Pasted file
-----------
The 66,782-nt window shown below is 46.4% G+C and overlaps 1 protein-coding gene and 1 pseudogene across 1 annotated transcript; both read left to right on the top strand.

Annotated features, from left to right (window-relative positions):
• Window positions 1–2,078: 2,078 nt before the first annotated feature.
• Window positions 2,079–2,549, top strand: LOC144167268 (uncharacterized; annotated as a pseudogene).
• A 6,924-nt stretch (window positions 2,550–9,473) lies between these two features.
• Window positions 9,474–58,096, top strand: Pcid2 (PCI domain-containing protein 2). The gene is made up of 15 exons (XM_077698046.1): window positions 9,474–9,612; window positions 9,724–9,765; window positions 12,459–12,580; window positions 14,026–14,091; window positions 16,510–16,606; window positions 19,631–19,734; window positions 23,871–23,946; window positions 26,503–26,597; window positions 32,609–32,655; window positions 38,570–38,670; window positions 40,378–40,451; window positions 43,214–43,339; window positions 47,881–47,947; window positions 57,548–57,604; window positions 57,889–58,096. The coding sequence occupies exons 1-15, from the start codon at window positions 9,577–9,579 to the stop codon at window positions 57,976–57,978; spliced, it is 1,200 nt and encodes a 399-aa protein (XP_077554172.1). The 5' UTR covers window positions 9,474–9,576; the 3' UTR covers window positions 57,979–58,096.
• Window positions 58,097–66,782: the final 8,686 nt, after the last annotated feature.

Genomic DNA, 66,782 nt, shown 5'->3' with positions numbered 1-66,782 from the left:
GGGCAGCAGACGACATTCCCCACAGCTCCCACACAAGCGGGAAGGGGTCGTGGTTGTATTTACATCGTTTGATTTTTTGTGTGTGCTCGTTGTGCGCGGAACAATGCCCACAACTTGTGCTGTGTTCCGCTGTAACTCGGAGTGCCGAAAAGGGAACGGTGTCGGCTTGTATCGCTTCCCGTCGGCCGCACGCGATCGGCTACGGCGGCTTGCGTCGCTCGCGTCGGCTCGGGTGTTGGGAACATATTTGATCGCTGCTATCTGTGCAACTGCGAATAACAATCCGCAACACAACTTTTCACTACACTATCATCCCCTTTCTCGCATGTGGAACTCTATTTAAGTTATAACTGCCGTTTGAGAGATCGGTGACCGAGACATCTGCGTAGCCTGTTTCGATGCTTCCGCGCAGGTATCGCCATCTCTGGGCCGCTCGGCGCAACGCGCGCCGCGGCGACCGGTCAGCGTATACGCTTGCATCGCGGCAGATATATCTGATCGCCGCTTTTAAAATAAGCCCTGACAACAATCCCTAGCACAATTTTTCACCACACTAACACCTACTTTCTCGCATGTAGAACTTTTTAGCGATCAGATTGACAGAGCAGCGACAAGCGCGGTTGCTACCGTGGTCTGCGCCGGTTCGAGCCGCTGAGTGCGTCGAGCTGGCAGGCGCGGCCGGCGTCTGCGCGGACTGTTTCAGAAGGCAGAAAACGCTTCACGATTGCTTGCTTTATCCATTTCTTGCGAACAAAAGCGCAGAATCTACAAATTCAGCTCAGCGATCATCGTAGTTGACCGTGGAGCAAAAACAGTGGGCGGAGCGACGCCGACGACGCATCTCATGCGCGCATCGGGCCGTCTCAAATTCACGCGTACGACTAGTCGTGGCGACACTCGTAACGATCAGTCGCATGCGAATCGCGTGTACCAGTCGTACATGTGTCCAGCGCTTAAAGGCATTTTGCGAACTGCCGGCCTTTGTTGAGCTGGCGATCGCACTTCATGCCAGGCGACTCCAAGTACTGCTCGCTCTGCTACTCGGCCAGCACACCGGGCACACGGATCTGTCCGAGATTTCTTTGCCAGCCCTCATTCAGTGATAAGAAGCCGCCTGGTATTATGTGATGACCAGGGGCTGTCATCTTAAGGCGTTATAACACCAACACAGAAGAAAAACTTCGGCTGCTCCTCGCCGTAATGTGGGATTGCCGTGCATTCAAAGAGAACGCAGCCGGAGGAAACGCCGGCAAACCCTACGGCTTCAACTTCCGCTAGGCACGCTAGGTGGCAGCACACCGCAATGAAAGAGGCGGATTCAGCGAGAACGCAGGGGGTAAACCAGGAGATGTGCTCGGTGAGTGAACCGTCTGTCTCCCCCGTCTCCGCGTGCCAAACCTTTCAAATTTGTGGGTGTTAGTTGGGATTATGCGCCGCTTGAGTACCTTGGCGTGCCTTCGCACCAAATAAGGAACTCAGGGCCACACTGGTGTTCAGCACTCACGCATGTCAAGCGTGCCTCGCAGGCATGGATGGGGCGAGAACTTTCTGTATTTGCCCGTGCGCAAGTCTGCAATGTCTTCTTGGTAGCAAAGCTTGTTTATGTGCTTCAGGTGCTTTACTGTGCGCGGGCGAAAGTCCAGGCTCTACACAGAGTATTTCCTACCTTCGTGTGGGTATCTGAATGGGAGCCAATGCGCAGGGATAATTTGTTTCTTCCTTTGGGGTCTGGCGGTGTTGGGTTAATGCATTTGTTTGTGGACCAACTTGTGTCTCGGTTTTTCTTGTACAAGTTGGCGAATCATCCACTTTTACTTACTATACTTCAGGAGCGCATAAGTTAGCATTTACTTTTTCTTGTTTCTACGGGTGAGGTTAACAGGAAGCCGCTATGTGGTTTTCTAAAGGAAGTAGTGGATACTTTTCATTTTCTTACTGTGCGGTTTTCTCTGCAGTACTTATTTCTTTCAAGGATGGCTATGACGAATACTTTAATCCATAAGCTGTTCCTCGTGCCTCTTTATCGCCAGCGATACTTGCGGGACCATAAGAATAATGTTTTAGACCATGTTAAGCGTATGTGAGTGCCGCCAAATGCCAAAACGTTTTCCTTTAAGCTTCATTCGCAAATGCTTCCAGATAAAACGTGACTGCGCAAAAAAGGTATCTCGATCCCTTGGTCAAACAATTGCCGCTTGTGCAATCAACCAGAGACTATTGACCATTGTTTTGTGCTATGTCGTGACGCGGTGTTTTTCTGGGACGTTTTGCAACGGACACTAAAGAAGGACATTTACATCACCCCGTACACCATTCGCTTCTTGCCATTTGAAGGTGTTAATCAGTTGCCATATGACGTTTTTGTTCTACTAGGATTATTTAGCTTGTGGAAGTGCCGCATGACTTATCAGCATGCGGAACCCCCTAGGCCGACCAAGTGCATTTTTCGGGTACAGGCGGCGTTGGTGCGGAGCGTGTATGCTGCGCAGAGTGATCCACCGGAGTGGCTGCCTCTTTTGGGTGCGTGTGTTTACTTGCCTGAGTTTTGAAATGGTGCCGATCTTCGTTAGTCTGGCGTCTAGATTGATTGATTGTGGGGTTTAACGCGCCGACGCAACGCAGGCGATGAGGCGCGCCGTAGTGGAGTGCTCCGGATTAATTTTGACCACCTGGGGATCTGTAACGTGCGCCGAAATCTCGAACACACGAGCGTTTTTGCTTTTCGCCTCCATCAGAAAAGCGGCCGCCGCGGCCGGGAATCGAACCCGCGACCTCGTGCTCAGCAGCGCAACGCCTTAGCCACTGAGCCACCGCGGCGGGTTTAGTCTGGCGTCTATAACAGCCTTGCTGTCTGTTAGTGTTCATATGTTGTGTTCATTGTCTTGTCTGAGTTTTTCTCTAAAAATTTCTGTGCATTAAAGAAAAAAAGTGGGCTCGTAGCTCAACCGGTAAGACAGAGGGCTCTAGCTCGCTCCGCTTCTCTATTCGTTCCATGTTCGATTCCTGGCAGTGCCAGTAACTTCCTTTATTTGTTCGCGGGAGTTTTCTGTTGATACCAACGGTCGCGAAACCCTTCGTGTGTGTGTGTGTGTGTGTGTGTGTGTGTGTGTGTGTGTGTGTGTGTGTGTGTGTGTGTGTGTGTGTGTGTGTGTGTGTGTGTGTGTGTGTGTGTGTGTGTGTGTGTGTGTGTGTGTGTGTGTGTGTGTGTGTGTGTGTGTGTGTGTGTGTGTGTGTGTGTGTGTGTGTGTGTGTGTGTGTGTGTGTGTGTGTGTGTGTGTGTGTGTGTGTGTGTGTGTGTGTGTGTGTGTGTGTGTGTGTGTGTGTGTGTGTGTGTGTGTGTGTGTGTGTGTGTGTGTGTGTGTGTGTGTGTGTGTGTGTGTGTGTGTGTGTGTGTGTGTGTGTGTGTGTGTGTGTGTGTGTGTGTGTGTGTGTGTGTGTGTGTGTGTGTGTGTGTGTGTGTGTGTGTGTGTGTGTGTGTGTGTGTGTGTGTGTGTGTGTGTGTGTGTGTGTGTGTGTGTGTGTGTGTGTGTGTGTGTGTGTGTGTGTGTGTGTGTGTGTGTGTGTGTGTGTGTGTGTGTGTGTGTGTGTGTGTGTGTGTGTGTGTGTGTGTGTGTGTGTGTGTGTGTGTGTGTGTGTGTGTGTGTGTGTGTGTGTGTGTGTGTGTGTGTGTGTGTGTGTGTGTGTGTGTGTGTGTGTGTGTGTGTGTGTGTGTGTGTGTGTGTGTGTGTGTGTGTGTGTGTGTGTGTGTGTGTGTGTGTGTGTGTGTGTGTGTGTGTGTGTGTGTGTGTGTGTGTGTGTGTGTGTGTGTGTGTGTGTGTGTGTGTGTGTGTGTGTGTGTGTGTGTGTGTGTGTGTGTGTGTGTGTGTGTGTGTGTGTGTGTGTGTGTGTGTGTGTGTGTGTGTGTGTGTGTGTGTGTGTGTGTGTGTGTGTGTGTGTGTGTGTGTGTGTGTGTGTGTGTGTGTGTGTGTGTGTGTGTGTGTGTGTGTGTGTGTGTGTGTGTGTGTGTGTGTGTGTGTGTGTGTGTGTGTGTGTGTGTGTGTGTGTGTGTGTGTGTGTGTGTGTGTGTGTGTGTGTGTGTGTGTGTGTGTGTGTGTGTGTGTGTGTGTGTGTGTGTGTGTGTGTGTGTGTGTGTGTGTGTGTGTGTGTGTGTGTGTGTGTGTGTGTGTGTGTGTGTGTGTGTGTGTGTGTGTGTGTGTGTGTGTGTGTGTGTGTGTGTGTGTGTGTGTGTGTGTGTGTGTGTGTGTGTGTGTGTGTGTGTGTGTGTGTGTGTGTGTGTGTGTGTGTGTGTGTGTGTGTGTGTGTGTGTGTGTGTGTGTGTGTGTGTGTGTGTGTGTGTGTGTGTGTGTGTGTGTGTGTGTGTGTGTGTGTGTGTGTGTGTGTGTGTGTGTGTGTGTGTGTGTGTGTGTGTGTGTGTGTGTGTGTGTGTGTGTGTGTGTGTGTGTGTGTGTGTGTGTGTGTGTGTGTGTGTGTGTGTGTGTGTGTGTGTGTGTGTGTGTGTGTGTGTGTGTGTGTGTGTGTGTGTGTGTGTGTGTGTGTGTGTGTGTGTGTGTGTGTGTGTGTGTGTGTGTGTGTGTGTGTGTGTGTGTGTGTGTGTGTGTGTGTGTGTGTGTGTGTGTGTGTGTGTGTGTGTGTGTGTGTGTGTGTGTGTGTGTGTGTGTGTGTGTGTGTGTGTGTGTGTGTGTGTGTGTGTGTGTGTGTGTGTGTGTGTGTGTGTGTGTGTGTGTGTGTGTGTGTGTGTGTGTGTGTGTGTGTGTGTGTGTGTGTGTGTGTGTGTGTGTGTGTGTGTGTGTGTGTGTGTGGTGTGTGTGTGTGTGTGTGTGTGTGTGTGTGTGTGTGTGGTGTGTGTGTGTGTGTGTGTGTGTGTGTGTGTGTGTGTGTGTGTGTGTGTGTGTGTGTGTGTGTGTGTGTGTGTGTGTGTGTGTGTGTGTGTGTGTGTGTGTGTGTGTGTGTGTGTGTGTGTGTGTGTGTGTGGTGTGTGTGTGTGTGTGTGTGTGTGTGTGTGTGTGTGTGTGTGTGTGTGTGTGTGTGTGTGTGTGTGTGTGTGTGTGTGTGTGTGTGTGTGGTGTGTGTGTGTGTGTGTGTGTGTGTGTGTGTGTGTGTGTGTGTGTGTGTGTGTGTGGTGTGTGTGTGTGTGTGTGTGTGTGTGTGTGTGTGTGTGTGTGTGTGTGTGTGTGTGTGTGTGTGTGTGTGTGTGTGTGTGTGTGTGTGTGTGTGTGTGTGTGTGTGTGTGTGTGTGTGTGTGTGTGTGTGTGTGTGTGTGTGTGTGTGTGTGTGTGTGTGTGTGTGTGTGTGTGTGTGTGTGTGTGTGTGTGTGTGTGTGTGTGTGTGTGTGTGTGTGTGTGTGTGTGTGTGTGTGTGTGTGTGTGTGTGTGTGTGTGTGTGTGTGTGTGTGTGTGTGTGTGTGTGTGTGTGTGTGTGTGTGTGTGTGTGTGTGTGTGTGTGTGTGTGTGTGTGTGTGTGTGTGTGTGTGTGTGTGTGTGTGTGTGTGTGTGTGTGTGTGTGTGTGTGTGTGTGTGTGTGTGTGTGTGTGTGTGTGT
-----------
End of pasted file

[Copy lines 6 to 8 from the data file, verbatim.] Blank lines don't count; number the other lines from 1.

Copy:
• Window positions 9,474–58,096, top strand: Pcid2 (PCI domain-containing protein 2). The gene is made up of 15 exons (XM_077698046.1): window positions 9,474–9,612; window positions 9,724–9,765; window positions 12,459–12,580; window positions 14,026–14,091; window positions 16,510–16,606; window positions 19,631–19,734; window positions 23,871–23,946; window positions 26,503–26,597; window positions 32,609–32,655; window positions 38,570–38,670; window positions 40,378–40,451; window positions 43,214–43,339; window positions 47,881–47,947; window positions 57,548–57,604; window positions 57,889–58,096. The coding sequence occupies exons 1-15, from the start codon at window positions 9,577–9,579 to the stop codon at window positions 57,976–57,978; spliced, it is 1,200 nt and encodes a 399-aa protein (XP_077554172.1). The 5' UTR covers window positions 9,474–9,576; the 3' UTR covers window positions 57,979–58,096.
• Window positions 58,097–66,782: the final 8,686 nt, after the last annotated feature.

Genomic DNA, 66,782 nt, shown 5'->3' with positions numbered 1-66,782 from the left: